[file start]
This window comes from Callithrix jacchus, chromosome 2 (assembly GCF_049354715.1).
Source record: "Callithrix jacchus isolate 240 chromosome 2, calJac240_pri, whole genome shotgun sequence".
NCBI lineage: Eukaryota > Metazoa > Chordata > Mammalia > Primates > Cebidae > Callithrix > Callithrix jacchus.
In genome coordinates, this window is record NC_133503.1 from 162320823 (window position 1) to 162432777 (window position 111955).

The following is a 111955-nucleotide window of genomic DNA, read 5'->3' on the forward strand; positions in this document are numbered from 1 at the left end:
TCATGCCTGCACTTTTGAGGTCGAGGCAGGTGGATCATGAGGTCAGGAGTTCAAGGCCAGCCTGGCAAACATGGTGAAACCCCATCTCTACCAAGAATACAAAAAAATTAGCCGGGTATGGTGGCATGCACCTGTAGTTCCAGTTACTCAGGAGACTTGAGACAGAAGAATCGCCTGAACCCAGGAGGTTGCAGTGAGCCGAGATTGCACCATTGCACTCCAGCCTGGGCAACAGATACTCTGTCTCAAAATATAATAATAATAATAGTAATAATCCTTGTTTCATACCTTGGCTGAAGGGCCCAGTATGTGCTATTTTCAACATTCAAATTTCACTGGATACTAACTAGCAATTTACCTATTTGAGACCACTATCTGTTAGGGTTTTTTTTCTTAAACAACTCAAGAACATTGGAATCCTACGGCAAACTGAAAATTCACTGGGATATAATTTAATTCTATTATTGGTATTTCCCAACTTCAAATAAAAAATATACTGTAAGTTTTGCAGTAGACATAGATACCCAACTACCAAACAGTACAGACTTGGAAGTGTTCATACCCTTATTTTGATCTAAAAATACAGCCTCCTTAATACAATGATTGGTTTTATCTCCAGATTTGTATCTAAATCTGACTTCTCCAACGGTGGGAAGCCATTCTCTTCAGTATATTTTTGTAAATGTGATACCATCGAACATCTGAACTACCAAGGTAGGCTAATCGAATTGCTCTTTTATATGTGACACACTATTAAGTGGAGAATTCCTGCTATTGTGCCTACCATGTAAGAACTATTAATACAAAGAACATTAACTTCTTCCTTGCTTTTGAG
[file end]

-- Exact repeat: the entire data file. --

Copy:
This window comes from Callithrix jacchus, chromosome 2 (assembly GCF_049354715.1).
Source record: "Callithrix jacchus isolate 240 chromosome 2, calJac240_pri, whole genome shotgun sequence".
NCBI lineage: Eukaryota > Metazoa > Chordata > Mammalia > Primates > Cebidae > Callithrix > Callithrix jacchus.
In genome coordinates, this window is record NC_133503.1 from 162320823 (window position 1) to 162432777 (window position 111955).

The following is a 111955-nucleotide window of genomic DNA, read 5'->3' on the forward strand; positions in this document are numbered from 1 at the left end:
TCATGCCTGCACTTTTGAGGTCGAGGCAGGTGGATCATGAGGTCAGGAGTTCAAGGCCAGCCTGGCAAACATGGTGAAACCCCATCTCTACCAAGAATACAAAAAAATTAGCCGGGTATGGTGGCATGCACCTGTAGTTCCAGTTACTCAGGAGACTTGAGACAGAAGAATCGCCTGAACCCAGGAGGTTGCAGTGAGCCGAGATTGCACCATTGCACTCCAGCCTGGGCAACAGATACTCTGTCTCAAAATATAATAATAATAATAGTAATAATCCTTGTTTCATACCTTGGCTGAAGGGCCCAGTATGTGCTATTTTCAACATTCAAATTTCACTGGATACTAACTAGCAATTTACCTATTTGAGACCACTATCTGTTAGGGTTTTTTTTCTTAAACAACTCAAGAACATTGGAATCCTACGGCAAACTGAAAATTCACTGGGATATAATTTAATTCTATTATTGGTATTTCCCAACTTCAAATAAAAAATATACTGTAAGTTTTGCAGTAGACATAGATACCCAACTACCAAACAGTACAGACTTGGAAGTGTTCATACCCTTATTTTGATCTAAAAATACAGCCTCCTTAATACAATGATTGGTTTTATCTCCAGATTTGTATCTAAATCTGACTTCTCCAACGGTGGGAAGCCATTCTCTTCAGTATATTTTTGTAAATGTGATACCATCGAACATCTGAACTACCAAGGTAGGCTAATCGAATTGCTCTTTTATATGTGACACACTATTAAGTGGAGAATTCCTGCTATTGTGCCTACCATGTAAGAACTATTAATACAAAGAACATTAACTTCTTCCTTGCTTTTGAG